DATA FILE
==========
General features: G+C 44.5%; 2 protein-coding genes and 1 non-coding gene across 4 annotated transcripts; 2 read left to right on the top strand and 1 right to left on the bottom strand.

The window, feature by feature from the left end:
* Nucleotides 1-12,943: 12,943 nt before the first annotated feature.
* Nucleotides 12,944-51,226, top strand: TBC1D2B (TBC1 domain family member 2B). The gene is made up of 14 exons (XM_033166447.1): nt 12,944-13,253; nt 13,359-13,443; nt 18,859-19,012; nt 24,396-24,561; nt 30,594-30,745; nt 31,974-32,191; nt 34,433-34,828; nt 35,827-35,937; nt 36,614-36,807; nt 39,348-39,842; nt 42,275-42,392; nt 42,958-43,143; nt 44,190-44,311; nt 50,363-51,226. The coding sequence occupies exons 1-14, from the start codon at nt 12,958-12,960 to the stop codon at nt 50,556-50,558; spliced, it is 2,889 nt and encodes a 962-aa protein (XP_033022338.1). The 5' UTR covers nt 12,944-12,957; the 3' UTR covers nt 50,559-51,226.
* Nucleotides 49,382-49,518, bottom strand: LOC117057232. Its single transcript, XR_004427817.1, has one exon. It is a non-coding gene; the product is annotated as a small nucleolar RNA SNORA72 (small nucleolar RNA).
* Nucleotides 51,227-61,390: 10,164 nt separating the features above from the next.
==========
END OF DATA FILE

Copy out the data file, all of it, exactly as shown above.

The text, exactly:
General features: G+C 44.5%; 2 protein-coding genes and 1 non-coding gene across 4 annotated transcripts; 2 read left to right on the top strand and 1 right to left on the bottom strand.

The window, feature by feature from the left end:
* Nucleotides 1-12,943: 12,943 nt before the first annotated feature.
* Nucleotides 12,944-51,226, top strand: TBC1D2B (TBC1 domain family member 2B). The gene is made up of 14 exons (XM_033166447.1): nt 12,944-13,253; nt 13,359-13,443; nt 18,859-19,012; nt 24,396-24,561; nt 30,594-30,745; nt 31,974-32,191; nt 34,433-34,828; nt 35,827-35,937; nt 36,614-36,807; nt 39,348-39,842; nt 42,275-42,392; nt 42,958-43,143; nt 44,190-44,311; nt 50,363-51,226. The coding sequence occupies exons 1-14, from the start codon at nt 12,958-12,960 to the stop codon at nt 50,556-50,558; spliced, it is 2,889 nt and encodes a 962-aa protein (XP_033022338.1). The 5' UTR covers nt 12,944-12,957; the 3' UTR covers nt 50,559-51,226.
* Nucleotides 49,382-49,518, bottom strand: LOC117057232. Its single transcript, XR_004427817.1, has one exon. It is a non-coding gene; the product is annotated as a small nucleolar RNA SNORA72 (small nucleolar RNA).
* Nucleotides 51,227-61,390: 10,164 nt separating the features above from the next.